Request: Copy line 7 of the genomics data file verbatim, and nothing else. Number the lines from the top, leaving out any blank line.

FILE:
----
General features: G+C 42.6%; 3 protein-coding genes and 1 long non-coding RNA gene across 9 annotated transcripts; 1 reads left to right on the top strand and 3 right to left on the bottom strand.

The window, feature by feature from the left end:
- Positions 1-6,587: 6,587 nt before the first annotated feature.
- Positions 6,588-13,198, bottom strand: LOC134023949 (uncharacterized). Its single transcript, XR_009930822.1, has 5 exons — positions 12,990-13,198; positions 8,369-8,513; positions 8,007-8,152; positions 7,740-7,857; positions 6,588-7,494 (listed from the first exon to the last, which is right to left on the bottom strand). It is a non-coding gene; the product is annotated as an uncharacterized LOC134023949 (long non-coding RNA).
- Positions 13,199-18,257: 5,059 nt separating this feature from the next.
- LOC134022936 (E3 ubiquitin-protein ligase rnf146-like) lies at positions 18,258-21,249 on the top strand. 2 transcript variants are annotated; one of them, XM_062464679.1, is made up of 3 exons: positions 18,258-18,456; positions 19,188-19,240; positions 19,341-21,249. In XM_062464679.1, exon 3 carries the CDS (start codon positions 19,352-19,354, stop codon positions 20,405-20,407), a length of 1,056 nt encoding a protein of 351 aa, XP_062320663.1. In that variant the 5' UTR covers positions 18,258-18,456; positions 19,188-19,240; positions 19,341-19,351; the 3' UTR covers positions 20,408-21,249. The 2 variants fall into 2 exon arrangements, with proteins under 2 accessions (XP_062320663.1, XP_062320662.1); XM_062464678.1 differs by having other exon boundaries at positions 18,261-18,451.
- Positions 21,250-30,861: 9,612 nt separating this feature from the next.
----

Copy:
- Positions 21,250-30,861: 9,612 nt separating this feature from the next.